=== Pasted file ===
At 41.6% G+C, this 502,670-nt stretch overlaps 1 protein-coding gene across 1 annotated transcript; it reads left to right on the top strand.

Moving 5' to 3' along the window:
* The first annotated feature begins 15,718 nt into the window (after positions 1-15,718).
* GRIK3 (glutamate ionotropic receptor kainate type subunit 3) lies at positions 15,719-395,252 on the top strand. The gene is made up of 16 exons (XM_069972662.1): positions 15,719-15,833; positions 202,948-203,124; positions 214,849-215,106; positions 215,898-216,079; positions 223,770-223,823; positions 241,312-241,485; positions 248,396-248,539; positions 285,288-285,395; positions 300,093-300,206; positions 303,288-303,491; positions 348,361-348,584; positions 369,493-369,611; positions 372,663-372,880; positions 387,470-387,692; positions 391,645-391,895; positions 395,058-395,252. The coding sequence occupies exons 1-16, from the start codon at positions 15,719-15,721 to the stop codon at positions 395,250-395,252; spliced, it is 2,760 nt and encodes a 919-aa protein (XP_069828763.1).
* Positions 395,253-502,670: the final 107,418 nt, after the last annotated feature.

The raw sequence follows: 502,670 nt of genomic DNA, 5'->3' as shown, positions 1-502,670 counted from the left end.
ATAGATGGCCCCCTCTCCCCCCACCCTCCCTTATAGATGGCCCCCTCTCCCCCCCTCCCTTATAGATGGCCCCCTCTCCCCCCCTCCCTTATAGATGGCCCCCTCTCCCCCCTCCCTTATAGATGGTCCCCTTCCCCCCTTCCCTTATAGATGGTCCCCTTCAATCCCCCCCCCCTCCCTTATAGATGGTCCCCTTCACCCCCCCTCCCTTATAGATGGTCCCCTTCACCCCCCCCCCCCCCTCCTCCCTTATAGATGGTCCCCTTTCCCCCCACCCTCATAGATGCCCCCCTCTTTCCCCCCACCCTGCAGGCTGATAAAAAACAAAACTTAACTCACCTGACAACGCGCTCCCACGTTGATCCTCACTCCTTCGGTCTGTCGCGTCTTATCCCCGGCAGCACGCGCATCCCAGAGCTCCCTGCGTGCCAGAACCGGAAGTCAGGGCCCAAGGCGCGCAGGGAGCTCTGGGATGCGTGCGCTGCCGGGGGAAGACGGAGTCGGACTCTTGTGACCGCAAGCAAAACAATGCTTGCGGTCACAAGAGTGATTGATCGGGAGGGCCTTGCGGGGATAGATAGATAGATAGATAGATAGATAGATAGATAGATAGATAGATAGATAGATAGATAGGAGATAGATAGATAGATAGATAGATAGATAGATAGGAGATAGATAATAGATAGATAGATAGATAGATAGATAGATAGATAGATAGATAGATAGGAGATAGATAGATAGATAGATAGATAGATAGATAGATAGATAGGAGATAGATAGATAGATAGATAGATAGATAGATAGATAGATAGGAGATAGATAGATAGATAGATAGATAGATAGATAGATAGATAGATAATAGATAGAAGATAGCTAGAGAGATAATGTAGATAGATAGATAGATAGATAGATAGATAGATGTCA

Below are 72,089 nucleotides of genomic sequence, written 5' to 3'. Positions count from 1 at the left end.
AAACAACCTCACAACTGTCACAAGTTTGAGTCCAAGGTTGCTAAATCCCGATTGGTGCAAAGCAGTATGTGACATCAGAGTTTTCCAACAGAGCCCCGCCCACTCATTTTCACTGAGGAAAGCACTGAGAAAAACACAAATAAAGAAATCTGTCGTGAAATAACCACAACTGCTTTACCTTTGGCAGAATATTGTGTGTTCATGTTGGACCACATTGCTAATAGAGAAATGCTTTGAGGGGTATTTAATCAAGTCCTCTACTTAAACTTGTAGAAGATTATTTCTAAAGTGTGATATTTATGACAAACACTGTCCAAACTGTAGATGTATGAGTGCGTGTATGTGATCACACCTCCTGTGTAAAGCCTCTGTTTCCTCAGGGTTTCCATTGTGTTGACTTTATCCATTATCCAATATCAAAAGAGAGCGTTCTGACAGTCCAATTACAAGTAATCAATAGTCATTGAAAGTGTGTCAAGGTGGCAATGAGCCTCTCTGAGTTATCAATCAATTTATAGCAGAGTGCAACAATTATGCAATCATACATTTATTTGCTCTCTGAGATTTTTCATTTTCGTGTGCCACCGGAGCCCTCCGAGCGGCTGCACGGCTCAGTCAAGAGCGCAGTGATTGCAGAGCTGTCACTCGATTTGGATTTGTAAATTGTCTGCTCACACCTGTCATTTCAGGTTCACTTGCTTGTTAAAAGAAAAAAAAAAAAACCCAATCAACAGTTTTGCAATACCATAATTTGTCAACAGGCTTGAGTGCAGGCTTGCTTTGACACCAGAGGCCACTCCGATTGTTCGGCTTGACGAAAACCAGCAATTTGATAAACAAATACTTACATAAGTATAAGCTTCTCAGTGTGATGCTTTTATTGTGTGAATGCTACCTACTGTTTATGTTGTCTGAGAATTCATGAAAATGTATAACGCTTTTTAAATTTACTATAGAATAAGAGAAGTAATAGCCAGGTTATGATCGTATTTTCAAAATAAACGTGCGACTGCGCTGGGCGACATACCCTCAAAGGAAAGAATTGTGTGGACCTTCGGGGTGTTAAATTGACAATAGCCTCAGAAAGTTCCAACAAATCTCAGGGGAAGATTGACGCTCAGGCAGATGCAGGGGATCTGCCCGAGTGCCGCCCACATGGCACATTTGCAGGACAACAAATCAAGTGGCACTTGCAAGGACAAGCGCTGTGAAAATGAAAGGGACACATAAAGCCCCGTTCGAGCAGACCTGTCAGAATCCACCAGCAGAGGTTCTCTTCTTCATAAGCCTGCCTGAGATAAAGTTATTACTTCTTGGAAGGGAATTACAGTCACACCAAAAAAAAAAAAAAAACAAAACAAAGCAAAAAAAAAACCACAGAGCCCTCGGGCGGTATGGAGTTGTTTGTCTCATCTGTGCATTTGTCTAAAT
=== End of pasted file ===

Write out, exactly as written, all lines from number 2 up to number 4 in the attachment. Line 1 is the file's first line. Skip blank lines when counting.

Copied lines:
Moving 5' to 3' along the window:
* The first annotated feature begins 15,718 nt into the window (after positions 1-15,718).
* GRIK3 (glutamate ionotropic receptor kainate type subunit 3) lies at positions 15,719-395,252 on the top strand. The gene is made up of 16 exons (XM_069972662.1): positions 15,719-15,833; positions 202,948-203,124; positions 214,849-215,106; positions 215,898-216,079; positions 223,770-223,823; positions 241,312-241,485; positions 248,396-248,539; positions 285,288-285,395; positions 300,093-300,206; positions 303,288-303,491; positions 348,361-348,584; positions 369,493-369,611; positions 372,663-372,880; positions 387,470-387,692; positions 391,645-391,895; positions 395,058-395,252. The coding sequence occupies exons 1-16, from the start codon at positions 15,719-15,721 to the stop codon at positions 395,250-395,252; spliced, it is 2,760 nt and encodes a 919-aa protein (XP_069828763.1).